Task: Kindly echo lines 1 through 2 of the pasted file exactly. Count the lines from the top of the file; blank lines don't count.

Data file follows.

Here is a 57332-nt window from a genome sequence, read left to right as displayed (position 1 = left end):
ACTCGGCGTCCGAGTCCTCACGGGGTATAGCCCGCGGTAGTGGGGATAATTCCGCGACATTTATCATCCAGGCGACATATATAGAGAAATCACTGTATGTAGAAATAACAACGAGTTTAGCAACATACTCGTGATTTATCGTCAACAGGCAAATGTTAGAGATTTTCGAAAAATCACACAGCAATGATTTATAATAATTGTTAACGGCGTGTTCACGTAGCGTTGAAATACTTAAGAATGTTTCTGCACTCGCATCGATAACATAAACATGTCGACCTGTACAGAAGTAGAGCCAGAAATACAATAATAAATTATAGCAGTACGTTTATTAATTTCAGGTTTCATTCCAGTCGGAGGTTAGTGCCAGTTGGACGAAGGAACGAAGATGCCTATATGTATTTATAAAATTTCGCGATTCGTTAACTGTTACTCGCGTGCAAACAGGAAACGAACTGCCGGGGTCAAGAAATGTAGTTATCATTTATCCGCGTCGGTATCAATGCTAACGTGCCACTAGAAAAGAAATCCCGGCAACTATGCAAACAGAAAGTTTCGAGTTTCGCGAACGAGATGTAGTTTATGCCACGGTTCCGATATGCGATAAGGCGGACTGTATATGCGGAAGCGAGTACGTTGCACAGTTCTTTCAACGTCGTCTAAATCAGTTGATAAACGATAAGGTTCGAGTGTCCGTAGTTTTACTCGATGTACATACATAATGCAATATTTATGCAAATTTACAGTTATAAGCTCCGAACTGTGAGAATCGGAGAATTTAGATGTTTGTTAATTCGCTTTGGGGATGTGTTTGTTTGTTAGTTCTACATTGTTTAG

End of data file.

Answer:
Here is a 57332-nt window from a genome sequence, read left to right as displayed (position 1 = left end):
ACTCGGCGTCCGAGTCCTCACGGGGTATAGCCCGCGGTAGTGGGGATAATTCCGCGACATTTATCATCCAGGCGACATATATAGAGAAATCACTGTATGTAGAAATAACAACGAGTTTAGCAACATACTCGTGATTTATCGTCAACAGGCAAATGTTAGAGATTTTCGAAAAATCACACAGCAATGATTTATAATAATTGTTAACGGCGTGTTCACGTAGCGTTGAAATACTTAAGAATGTTTCTGCACTCGCATCGATAACATAAACATGTCGACCTGTACAGAAGTAGAGCCAGAAATACAATAATAAATTATAGCAGTACGTTTATTAATTTCAGGTTTCATTCCAGTCGGAGGTTAGTGCCAGTTGGACGAAGGAACGAAGATGCCTATATGTATTTATAAAATTTCGCGATTCGTTAACTGTTACTCGCGTGCAAACAGGAAACGAACTGCCGGGGTCAAGAAATGTAGTTATCATTTATCCGCGTCGGTATCAATGCTAACGTGCCACTAGAAAAGAAATCCCGGCAACTATGCAAACAGAAAGTTTCGAGTTTCGCGAACGAGATGTAGTTTATGCCACGGTTCCGATATGCGATAAGGCGGACTGTATATGCGGAAGCGAGTACGTTGCACAGTTCTTTCAACGTCGTCTAAATCAGTTGATAAACGATAAGGTTCGAGTGTCCGTAGTTTTACTCGATGTACATACATAATGCAATATTTATGCAAATTTACAGTTATAAGCTCCGAACTGTGAGAATCGGAGAATTTAGATGTTTGTTAATTCGCTTTGGGGATGTGTTTGTTTGTTAGTTCTACATTGTTTAG